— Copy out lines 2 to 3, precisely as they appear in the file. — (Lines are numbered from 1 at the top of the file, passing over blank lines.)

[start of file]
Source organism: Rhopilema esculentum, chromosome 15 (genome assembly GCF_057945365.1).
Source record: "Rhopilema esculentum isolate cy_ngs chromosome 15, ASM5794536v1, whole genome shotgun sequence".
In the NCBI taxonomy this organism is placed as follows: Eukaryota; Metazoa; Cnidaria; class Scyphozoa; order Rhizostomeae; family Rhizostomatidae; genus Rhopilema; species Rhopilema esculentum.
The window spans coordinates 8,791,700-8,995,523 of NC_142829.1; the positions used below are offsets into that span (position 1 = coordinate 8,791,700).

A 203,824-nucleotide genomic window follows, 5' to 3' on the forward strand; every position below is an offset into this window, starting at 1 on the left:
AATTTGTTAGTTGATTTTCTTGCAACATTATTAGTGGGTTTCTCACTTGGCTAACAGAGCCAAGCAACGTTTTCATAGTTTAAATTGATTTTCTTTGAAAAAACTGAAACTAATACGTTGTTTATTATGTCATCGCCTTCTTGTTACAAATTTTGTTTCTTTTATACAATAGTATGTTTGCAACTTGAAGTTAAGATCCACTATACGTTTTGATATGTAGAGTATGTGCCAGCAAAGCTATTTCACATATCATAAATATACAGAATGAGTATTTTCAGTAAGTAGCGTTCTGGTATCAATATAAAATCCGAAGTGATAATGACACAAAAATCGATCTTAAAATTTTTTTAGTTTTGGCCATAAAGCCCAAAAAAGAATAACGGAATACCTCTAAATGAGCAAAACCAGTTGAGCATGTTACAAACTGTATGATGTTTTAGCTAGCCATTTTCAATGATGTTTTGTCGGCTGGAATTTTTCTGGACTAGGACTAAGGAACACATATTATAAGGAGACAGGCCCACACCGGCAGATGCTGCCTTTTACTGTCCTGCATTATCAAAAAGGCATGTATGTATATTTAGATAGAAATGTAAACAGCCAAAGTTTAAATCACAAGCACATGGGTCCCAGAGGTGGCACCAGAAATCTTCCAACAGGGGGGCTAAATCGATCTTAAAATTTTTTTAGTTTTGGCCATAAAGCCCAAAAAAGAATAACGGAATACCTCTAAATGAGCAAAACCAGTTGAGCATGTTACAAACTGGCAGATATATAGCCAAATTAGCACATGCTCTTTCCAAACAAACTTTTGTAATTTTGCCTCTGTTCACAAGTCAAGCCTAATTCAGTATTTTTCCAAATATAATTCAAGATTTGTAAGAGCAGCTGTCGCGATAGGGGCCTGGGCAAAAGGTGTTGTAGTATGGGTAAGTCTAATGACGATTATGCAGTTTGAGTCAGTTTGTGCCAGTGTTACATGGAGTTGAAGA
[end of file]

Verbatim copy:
Source record: "Rhopilema esculentum isolate cy_ngs chromosome 15, ASM5794536v1, whole genome shotgun sequence".
In the NCBI taxonomy this organism is placed as follows: Eukaryota; Metazoa; Cnidaria; class Scyphozoa; order Rhizostomeae; family Rhizostomatidae; genus Rhopilema; species Rhopilema esculentum.